By MACKENZIE HARD
In the age of social media and followers, students are often tempted to add their professors online through sites like Facebook, Instagram, and Twitter. Many University of Mary Washington professors and students sometimes question whether ot not to add each other.
“I use Twitter almost exclusively for professional purposes, like connecting with university presses, academic publications, historical organizations, etc. and so I accept student friend requests there,” said history professor Jason Sellers. “I don’t accept friend requests from current students on Facebook which I use for my personal life, though I do accept friend requests from graduates I’ve gotten to know.”
Geography professor Dawn Bowen responded saying that she is only on Facebook and is friends with students who have gone on school trips to Guatemala with her. When it comes to other students, Professor Bowen waits until after they graduate.
Bowen is an example of a professor who does not alter the material they post on social media because of students following them.
“No, I don’t limit when I post because the students whom I am friends know me pretty well, I don’t feel compelled to hide my thoughts,” said Bowen. “Then again, I tried to avoid politics unless it is an environmental or human rights issue.”
Some professors are selective about what social media accounts they feel are acceptable to friend students on and which they feel should be kept personal.
“I keep Facebook and Instagram for connecting with friends and family and Twitter for students and professional contacts,” said College of Education professor Janine Davis. “I’m friends with some former students on Facebook, but I’ve just found that Twitter works better for me for class-related posts, scholarly connections, and research.”
For some professors, even when they accept friend requests on social media, they still feel it is important to keep a sense of professionalism in their posts.
“I do always think carefully about what I post in any online forum because I think it’s important to model professionalism in all situations for preservice and novice teachers,” said Professor Davis. “I do also think it’s important to avoid alienating people or shutting them out whenever possible so that we can maintain connections with others who might have different views and engage in reasoned debate – teachers have to do that all the time when parents or students have different views.”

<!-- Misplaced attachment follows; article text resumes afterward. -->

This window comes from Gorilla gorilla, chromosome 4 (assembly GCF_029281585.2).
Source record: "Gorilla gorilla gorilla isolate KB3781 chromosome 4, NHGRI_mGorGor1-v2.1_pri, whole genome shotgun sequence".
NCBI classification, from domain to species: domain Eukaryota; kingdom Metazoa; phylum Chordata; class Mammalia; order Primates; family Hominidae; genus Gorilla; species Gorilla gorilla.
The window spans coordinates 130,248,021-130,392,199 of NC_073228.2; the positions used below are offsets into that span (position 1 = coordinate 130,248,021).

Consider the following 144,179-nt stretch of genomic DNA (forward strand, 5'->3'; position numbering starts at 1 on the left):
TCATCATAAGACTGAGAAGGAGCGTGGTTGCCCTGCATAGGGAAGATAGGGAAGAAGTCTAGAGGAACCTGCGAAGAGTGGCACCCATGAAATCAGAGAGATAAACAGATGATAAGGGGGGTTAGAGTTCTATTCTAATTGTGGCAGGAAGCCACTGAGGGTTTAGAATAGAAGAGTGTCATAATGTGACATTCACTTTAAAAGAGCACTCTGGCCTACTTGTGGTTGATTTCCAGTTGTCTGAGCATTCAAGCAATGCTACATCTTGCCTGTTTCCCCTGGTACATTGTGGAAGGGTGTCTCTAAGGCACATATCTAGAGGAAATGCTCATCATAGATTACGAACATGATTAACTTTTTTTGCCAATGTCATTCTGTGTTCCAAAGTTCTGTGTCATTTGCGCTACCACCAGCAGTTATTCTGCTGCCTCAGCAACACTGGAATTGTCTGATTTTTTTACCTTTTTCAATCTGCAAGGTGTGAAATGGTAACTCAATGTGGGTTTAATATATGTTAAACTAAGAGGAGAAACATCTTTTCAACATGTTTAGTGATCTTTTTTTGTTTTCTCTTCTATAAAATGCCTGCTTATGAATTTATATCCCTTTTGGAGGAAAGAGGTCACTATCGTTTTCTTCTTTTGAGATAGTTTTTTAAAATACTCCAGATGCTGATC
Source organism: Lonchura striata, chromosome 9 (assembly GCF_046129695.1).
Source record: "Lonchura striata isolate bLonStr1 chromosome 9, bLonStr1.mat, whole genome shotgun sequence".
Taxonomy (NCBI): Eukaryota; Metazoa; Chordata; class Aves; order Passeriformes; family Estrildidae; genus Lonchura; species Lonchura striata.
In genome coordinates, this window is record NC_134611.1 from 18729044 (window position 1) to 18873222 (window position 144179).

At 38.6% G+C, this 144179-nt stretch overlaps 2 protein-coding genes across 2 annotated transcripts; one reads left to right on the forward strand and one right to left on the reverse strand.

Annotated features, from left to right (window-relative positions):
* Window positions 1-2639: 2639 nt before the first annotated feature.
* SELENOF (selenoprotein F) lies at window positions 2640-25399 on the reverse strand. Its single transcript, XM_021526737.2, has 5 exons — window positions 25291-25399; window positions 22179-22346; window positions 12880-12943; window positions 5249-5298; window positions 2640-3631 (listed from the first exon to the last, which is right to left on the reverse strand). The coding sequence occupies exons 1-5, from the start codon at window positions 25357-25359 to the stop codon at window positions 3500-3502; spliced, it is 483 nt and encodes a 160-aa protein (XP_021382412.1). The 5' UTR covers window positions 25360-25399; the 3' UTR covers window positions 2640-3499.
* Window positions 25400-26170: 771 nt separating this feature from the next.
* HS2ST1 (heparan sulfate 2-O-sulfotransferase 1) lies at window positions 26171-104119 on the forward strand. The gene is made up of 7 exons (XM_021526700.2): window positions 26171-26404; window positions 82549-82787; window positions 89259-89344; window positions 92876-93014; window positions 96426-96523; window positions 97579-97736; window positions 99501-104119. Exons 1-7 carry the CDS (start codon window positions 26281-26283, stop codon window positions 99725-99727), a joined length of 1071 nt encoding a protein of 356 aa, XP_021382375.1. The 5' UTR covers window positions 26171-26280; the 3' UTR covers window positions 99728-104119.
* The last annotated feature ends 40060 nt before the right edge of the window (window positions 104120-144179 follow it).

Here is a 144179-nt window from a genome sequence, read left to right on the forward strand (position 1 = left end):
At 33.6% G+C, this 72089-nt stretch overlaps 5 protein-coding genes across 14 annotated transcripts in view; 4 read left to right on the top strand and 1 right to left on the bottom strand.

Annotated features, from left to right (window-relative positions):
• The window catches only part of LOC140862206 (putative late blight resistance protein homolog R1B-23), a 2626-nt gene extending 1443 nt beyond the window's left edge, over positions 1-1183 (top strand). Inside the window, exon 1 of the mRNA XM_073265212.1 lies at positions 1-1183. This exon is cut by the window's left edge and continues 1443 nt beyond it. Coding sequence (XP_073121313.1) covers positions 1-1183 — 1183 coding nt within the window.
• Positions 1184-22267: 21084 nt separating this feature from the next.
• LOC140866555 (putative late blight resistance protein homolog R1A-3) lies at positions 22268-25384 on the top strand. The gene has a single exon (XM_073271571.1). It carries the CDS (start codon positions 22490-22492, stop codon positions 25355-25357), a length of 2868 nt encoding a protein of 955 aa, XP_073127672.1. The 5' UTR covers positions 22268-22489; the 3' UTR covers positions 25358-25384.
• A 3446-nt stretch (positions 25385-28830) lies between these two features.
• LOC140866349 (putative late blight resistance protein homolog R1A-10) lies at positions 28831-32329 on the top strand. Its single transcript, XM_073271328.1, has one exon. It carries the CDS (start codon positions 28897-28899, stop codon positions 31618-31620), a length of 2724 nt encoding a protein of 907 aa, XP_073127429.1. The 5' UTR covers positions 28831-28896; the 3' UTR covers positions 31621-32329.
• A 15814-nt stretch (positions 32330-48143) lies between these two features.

For other professors, it is really about connecting with their students and sharing new information and research. It can even be used to share research of your own, making it something that students discuss later in class.
“I encourage students to add me because I feel that I’m always an educator – in and out of class,” said College of Education professor, John Broome. “I want students to be exposed to real time conversations that I’m having with other professors, authors, friends about critical issues. I also encourage them to join the conversation as well.”
When it comes to what is posted on Facebook, Dr. Broome said that he also does not limit what he posts.
“I use my privilege as a white male to challenge and decenter whiteness and patriarchy,” said Broome. “I use my positionality to elevate voices of marginalized identities – people of color, LGBT, and indigenous, etc. It is important to listen to and learn from all voices, especially those historically or currently absent in positions of power. Students should be exposed to people who they are different from them but learn that is not a deficit. Like their future K-12 student, they need to value differences. Social media is one approach to do this.”